A bestseller throughout Europe, THE EXCEPTION is a gripping dissection of the nature of evil and of the paranoia and obsessions that drive ordinary people to commit unthinkable acts. Four women work together for a small nonprofit in Copenhagen that disseminates information on genocide. When two of them receive death threats, they immediately believe that they are being stalked by Mirko Zigic, a Serbian torturer and war criminal, whom they have recently profiled in their articles. As the tensions mount among the women, their suspicions turn away from Zigic and toward each other. The threats increase and soon the office becomes a battlefield in which each of the women’s move is suspect. Their obsession turns into a witch hunt as they resort to bullying and victimization. Yet these are people who daily analyze cases of appalling cruelty on a worldwide scale, and who are intimate with the psychology of evil. The cruelty which the women have described from a safe distance is now revealed in their own world. They discover that none of them is exactly the person she seems to be. And then they learn that Interpol has traced Mirko Zigic to Denmark.THE EXCEPTION is a unique and intelligent thriller, heralding Christian Jungersen as a gifted storyteller and keen observer of the human psyche.

  • Four women work at a small institution for genocide studies in Copenhagen. They gather and organize information from various sources, about various outbreaks of genocidal behavior, some well known and others less so. They study the psychology of evil and explore how normal, everyday people can become caught up in murderous rampages against those who are different. These women each carry baggage from the past---experiences of being held hostage, childhood abuse, traumatic memories from the breakup of Yugoslavia. They are not a harmonious group. The newest member of the little group is excluded and psychologically tormented by the others. Things begin to spiral downward when they receive a series of death threats by email. Is it a voice from the past or someone in the office? It takes them a long time and much psychic distress to sort this out. In the process they will take a personal journey through the psychology of evil.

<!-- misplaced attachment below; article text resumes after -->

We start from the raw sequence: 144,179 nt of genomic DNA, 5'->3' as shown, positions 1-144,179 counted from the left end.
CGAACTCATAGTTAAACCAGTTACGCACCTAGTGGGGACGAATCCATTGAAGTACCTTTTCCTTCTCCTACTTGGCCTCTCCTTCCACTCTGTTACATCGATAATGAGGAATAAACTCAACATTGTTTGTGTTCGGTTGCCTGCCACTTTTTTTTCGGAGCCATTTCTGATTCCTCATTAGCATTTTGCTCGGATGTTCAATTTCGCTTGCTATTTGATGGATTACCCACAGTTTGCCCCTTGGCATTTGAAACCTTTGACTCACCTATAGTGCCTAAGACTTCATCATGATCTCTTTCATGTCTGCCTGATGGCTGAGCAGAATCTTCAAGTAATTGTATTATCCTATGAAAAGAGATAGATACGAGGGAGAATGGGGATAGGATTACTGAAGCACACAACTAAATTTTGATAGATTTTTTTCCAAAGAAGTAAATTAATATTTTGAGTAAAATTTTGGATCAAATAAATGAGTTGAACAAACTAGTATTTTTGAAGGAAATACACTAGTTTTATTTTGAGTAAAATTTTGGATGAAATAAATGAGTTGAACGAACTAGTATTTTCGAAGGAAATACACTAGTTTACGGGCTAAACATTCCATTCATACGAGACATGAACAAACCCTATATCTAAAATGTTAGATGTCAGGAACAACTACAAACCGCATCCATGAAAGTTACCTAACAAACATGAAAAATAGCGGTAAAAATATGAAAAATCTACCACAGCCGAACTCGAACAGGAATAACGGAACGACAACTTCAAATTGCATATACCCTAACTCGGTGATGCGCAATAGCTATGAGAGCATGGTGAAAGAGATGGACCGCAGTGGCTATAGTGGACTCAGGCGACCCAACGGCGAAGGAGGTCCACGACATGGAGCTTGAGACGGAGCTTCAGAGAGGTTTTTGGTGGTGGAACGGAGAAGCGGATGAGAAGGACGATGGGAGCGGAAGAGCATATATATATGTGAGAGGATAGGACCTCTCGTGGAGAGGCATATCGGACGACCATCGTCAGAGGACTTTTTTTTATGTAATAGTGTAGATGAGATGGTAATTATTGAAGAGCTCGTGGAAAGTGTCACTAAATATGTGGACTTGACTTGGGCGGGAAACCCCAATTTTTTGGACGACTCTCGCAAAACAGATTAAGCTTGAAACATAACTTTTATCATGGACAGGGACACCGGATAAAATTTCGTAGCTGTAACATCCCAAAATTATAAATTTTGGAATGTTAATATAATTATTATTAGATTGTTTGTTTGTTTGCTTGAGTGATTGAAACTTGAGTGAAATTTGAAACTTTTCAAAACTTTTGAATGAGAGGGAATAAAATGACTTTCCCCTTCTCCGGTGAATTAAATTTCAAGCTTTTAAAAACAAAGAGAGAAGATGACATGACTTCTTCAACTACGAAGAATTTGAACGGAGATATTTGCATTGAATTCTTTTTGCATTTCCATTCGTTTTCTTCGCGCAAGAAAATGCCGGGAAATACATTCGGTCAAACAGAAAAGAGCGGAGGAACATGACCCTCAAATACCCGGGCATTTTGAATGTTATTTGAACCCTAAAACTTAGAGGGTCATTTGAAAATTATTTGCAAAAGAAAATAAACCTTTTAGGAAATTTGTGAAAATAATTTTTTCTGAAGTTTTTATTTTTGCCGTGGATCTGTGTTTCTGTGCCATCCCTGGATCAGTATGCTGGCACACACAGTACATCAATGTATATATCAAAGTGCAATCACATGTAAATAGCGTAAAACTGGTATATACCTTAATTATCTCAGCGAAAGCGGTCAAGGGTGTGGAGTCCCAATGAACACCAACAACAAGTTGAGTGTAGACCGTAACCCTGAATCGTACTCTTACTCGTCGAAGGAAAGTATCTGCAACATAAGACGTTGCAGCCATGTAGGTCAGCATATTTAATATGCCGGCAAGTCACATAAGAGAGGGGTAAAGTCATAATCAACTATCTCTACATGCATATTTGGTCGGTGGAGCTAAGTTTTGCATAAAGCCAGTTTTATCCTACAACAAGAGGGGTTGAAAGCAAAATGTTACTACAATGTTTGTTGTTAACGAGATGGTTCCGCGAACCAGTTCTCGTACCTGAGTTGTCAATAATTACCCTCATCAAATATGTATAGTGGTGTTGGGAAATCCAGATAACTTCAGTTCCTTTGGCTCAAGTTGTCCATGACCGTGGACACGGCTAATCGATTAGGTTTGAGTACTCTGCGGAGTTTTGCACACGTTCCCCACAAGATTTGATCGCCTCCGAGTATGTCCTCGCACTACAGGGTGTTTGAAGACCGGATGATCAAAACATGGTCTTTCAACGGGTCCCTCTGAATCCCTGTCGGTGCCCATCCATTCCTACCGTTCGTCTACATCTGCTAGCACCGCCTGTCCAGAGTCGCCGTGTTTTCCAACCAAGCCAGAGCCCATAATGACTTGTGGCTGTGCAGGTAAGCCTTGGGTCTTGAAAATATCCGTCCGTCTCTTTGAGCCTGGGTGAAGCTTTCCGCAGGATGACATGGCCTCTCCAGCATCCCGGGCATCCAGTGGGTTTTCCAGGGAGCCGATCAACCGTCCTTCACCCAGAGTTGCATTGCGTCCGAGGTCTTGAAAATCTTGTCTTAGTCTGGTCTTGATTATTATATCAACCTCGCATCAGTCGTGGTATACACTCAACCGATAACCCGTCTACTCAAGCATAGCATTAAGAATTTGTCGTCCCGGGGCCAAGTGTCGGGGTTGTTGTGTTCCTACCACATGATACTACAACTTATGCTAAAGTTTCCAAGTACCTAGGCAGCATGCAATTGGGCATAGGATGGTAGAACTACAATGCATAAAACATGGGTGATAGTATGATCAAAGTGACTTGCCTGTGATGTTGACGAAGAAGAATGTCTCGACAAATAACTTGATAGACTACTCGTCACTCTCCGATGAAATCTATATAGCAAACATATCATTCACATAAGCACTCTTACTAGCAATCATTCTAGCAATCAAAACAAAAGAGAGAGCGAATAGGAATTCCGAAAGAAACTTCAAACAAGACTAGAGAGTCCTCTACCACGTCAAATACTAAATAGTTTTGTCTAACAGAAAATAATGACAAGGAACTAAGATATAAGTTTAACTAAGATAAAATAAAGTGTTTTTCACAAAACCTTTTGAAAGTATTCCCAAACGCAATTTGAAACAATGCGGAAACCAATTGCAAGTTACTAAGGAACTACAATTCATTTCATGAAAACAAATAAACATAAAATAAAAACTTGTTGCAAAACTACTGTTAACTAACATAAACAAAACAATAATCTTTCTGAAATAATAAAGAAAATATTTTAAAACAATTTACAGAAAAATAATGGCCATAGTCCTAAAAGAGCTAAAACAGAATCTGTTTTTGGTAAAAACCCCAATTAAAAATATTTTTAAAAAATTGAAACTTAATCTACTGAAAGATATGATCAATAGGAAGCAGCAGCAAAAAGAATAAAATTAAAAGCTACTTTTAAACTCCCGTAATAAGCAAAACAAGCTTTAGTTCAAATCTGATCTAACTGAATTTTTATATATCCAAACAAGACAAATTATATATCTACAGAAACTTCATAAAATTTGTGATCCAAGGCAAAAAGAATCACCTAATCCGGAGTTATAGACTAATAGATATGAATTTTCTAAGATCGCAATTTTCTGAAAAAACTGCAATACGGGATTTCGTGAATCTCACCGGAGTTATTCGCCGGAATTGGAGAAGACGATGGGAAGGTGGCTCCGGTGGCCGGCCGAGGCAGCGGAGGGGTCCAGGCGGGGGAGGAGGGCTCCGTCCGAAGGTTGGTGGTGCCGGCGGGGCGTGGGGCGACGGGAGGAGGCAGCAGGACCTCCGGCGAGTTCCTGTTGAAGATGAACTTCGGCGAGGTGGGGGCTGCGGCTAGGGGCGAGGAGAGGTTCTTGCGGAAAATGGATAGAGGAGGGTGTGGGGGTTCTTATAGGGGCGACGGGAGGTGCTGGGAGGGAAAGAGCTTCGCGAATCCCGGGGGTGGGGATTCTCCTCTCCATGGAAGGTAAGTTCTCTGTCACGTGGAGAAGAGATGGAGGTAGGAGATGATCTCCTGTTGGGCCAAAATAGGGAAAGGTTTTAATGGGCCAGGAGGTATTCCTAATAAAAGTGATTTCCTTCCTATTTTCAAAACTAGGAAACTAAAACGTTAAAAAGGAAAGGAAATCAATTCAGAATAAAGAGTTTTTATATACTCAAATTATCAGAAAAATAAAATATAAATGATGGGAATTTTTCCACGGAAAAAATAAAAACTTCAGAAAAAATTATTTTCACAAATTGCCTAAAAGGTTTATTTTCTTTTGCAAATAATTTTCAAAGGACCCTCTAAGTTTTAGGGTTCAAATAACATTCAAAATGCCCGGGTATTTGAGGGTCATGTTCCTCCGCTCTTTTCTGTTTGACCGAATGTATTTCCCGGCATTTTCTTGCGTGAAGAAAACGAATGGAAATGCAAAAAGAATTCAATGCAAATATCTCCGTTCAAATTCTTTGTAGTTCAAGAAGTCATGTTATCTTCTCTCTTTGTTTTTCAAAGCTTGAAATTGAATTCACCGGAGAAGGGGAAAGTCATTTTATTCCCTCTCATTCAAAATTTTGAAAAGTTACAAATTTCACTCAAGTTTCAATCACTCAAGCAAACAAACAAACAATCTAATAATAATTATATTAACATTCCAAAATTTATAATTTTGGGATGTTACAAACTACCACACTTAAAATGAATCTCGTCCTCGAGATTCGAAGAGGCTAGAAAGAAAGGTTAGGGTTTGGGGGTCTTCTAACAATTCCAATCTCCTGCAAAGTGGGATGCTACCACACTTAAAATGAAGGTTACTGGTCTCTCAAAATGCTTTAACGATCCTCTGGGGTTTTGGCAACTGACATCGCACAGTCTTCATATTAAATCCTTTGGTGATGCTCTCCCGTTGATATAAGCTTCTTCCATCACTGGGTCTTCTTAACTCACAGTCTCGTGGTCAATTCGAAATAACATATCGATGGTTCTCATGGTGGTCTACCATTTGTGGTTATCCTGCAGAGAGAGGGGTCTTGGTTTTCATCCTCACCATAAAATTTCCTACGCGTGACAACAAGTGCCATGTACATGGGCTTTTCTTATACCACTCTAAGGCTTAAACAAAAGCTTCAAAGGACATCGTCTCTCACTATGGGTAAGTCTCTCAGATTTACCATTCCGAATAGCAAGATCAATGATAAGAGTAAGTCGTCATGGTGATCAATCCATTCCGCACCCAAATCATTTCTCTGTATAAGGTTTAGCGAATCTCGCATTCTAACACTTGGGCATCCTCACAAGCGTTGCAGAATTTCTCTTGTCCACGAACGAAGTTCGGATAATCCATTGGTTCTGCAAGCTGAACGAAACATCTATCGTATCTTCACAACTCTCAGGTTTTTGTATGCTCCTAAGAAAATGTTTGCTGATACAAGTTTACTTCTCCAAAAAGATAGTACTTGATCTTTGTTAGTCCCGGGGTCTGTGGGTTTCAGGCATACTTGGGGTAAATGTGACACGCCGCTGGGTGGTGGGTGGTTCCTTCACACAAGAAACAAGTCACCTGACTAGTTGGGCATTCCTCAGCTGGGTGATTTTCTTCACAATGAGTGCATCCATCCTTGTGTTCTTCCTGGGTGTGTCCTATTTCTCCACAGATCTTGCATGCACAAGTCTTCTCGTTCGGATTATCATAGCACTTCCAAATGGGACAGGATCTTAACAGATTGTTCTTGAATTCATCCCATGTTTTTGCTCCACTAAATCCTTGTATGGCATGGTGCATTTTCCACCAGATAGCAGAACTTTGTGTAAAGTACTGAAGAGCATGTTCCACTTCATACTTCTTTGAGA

Author Christian Jungersen has written a fascinating study of evil--in the Bosnian war and in a seemingly quiet office. The tension builds slowly, the inner torments of the characters are built up piece by piece and the book (finally) races to a shocking climax.

    At 500 pages this novel is something of a slog. Sometimes it almost seems to be happening in real time --- day after day of outward tedium and inward mind-numbing distress. The author also inserts written documents about the psychology of evil that the characters are supposedly reading (or writing) during their work at the genocide center. It took me a long time to finish The Exception but it's well worth reading. Don't start it unless you have some free time. Recommended. Reviewed by Louis N. Gruber

  • The Exception is marketed as a Danish thriller about office workers in a fictional non-profit that disseminates information about genocide. When two of them receive threatening emails, a Bosnian war criminal is first suspected. Then they begin to suspect one another. Paranoia and obsessive behavior ensues. Unfortunately, the last quarter of the book evolves into nothing more than a boring chase scene. The ending and motivation for the emails and subsequent events is preposterous.